Global stocks hovered around an all-time high on Friday as investors balanced expectations that the economic recovery will remain robust with caution ahead of next week’s US Federal Reserve meeting.
The FTSE All-World index hit an all-time high earlier in the session before falling flat by midday in New York, taking the rise for the global equities benchmark to just 0.9 per cent so far in June.
Wall Street’s blue-chip S&P 500 index edged down 0.1 per cent, having hit a new record on Thursday, while the technology-focused Nasdaq Composite was flat.
Momentum was stronger across the Atlantic, where the Stoxx Europe 600 closed up 0.7 per cent to another record — the benchmark’s fourth consecutive week of rises. This followed an upgrade to growth forecasts for the eurozone by the European Central Bank on Thursday.
London’s FTSE 100 index rose by the same margin for its best weekly performance since early May.
“The economic data is all continuing to improve, but everyone was expecting it,” said Caroline Simmons, UK chief investment officer for UBS wealth management. “People are now waiting to see what happens with central banks.”
Next week’s Fed meeting will be closely watched after vice-chair Randal Quarles called for talks about trimming its $120bn of monthly bond purchases that have supported financial markets since March 2020.
“The Fed is likely to start talking about reducing asset purchases more openly in the next couple of months, with a view that they actually do some tapering next year,” Simmons said.
This week’s rally in US Treasuries ran out of steam. Traders were anticipating the Fed would look past strong inflation in the US and stick to its view that high price rises were a temporary effect of industries reopening.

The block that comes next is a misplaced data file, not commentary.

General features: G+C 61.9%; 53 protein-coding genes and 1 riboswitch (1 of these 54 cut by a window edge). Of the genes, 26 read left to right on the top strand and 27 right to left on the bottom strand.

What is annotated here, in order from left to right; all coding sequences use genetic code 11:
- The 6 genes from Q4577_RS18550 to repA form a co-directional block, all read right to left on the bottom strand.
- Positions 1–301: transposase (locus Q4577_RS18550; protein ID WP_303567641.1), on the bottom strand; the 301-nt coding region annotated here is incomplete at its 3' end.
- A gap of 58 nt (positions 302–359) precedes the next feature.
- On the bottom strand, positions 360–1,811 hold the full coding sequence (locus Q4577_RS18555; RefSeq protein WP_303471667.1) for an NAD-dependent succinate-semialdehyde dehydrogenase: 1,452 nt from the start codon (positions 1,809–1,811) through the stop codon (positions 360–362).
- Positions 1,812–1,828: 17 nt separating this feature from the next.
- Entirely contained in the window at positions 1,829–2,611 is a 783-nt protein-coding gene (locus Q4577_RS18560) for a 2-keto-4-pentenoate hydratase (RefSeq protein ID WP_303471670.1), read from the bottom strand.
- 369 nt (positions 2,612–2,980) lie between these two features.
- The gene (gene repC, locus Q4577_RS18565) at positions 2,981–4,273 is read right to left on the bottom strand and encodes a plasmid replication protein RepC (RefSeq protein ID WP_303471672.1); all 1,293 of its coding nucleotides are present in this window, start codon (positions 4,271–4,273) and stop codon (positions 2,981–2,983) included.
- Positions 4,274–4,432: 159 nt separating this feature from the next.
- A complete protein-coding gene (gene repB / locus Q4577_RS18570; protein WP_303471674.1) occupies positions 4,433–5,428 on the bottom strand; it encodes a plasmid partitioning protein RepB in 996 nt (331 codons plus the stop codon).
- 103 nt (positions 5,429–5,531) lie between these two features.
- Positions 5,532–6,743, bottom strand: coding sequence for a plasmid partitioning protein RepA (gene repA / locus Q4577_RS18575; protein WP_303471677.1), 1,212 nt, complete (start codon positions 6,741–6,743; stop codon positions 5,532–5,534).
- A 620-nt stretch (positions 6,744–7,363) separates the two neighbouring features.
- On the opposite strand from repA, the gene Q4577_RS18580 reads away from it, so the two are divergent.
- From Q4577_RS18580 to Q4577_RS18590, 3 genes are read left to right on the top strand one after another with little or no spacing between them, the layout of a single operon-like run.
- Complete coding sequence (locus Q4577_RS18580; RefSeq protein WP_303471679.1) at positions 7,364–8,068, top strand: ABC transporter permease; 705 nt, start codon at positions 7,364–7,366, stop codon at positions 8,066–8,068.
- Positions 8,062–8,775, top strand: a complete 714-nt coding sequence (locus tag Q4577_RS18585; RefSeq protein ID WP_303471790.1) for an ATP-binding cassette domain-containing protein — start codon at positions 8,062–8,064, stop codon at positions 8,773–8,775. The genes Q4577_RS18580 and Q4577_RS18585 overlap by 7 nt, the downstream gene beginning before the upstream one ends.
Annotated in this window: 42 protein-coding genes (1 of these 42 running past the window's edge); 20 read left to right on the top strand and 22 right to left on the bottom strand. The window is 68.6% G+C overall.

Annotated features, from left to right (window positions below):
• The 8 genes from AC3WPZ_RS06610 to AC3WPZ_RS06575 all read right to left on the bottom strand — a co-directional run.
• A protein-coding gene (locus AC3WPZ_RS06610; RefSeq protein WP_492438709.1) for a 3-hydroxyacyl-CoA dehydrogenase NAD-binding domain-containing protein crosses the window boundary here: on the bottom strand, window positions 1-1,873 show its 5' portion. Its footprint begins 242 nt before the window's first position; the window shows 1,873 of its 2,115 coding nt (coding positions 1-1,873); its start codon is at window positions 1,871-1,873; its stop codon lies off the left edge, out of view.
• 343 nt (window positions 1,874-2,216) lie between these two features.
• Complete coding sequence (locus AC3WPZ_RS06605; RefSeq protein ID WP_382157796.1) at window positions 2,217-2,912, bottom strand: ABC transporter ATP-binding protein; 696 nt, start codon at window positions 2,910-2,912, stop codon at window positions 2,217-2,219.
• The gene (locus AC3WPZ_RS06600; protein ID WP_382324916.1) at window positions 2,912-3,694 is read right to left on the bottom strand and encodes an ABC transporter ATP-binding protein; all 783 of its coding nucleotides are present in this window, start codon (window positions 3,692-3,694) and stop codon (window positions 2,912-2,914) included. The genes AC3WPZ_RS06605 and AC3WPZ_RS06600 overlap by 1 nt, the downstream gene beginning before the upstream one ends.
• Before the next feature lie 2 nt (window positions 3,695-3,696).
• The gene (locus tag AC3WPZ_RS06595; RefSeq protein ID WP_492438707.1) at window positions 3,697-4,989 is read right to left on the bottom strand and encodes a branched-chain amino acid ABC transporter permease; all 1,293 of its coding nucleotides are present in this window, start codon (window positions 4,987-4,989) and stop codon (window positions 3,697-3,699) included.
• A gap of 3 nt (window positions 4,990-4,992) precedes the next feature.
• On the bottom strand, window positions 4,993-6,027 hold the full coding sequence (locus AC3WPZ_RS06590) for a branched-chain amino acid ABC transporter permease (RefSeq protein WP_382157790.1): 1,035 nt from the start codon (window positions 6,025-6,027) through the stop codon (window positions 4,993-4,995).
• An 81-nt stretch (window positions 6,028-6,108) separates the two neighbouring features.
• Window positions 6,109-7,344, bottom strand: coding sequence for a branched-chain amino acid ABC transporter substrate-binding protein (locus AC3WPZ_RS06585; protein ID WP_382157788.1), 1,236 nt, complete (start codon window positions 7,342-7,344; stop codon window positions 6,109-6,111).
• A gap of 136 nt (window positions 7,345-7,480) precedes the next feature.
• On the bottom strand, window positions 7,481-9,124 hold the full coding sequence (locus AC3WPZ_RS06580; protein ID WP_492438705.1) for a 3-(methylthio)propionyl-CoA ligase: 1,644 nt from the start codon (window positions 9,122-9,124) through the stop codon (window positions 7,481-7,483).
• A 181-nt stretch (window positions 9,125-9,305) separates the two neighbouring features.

The yield on the 10-year note was little-changed at 1.46 per cent on Friday, although it remained around its lowest level since early March. Germany’s equivalent Bund yield was also steady at minus 0.27 per cent.
Data on Thursday showed headline consumer price inflation in the US rose 5 per cent in the 12 months to May, the largest increase since 2008. Investors dismissed this jump “as being mainly due to pandemic-related price normalisation”, said Daiwa economist Chris Scicluna.
Credit Suisse, however, warned in a research note of an “elevated level of investor complacency”.
“Should another round of high inflation indicators prompt central banks . . . to indicate less patience to keep monetary conditions easy, markets could be caught rather off guard,” the bank said.
The dollar rose 0.6 per cent against a basket of peers, while the euro lost 0.5 per cent against the greenback to purchase $1.2096. Sterling weakened by the same amount to $1.4098.
Brent crude, the international oil benchmark, gained 0.5 per cent to $72.92 a barrel, its highest level since May 2019.
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